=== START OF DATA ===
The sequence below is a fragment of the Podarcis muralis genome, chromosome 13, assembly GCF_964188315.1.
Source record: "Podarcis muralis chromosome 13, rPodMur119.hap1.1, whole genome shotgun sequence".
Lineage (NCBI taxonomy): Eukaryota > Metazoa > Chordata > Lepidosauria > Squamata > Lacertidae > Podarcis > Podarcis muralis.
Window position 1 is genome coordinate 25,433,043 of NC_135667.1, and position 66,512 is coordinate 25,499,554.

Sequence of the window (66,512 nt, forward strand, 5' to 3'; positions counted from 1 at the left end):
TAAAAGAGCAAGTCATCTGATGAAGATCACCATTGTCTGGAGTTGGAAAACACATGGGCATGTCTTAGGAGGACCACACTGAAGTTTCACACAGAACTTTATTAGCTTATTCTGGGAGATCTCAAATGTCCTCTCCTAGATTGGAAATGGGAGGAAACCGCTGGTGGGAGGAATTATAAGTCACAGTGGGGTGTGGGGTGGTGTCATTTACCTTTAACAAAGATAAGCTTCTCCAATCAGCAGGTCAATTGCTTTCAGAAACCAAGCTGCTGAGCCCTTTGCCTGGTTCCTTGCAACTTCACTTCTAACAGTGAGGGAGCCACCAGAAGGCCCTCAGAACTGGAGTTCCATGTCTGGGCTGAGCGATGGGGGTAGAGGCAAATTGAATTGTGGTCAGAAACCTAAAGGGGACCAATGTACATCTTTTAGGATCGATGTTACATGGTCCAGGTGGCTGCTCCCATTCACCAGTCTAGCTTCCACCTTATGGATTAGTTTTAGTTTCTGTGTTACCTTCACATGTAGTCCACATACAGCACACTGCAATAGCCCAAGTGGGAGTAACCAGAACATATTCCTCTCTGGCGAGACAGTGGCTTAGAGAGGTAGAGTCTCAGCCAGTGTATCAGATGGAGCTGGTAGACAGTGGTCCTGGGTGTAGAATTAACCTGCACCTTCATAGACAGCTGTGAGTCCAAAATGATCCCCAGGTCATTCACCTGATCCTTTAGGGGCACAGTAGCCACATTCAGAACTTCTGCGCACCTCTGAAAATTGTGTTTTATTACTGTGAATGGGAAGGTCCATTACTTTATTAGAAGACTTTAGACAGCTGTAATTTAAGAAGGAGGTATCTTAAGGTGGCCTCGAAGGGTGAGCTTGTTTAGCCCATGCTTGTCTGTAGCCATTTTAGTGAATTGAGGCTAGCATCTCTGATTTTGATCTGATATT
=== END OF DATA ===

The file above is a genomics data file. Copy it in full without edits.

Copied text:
The sequence below is a fragment of the Podarcis muralis genome, chromosome 13, assembly GCF_964188315.1.
Source record: "Podarcis muralis chromosome 13, rPodMur119.hap1.1, whole genome shotgun sequence".
Lineage (NCBI taxonomy): Eukaryota > Metazoa > Chordata > Lepidosauria > Squamata > Lacertidae > Podarcis > Podarcis muralis.
Window position 1 is genome coordinate 25,433,043 of NC_135667.1, and position 66,512 is coordinate 25,499,554.

Sequence of the window (66,512 nt, forward strand, 5' to 3'; positions counted from 1 at the left end):
TAAAAGAGCAAGTCATCTGATGAAGATCACCATTGTCTGGAGTTGGAAAACACATGGGCATGTCTTAGGAGGACCACACTGAAGTTTCACACAGAACTTTATTAGCTTATTCTGGGAGATCTCAAATGTCCTCTCCTAGATTGGAAATGGGAGGAAACCGCTGGTGGGAGGAATTATAAGTCACAGTGGGGTGTGGGGTGGTGTCATTTACCTTTAACAAAGATAAGCTTCTCCAATCAGCAGGTCAATTGCTTTCAGAAACCAAGCTGCTGAGCCCTTTGCCTGGTTCCTTGCAACTTCACTTCTAACAGTGAGGGAGCCACCAGAAGGCCCTCAGAACTGGAGTTCCATGTCTGGGCTGAGCGATGGGGGTAGAGGCAAATTGAATTGTGGTCAGAAACCTAAAGGGGACCAATGTACATCTTTTAGGATCGATGTTACATGGTCCAGGTGGCTGCTCCCATTCACCAGTCTAGCTTCCACCTTATGGATTAGTTTTAGTTTCTGTGTTACCTTCACATGTAGTCCACATACAGCACACTGCAATAGCCCAAGTGGGAGTAACCAGAACATATTCCTCTCTGGCGAGACAGTGGCTTAGAGAGGTAGAGTCTCAGCCAGTGTATCAGATGGAGCTGGTAGACAGTGGTCCTGGGTGTAGAATTAACCTGCACCTTCATAGACAGCTGTGAGTCCAAAATGATCCCCAGGTCATTCACCTGATCCTTTAGGGGCACAGTAGCCACATTCAGAACTTCTGCGCACCTCTGAAAATTGTGTTTTATTACTGTGAATGGGAAGGTCCATTACTTTATTAGAAGACTTTAGACAGCTGTAATTTAAGAAGGAGGTATCTTAAGGTGGCCTCGAAGGGTGAGCTTGTTTAGCCCATGCTTGTCTGTAGCCATTTTAGTGAATTGAGGCTAGCATCTCTGATTTTGATCTGATATT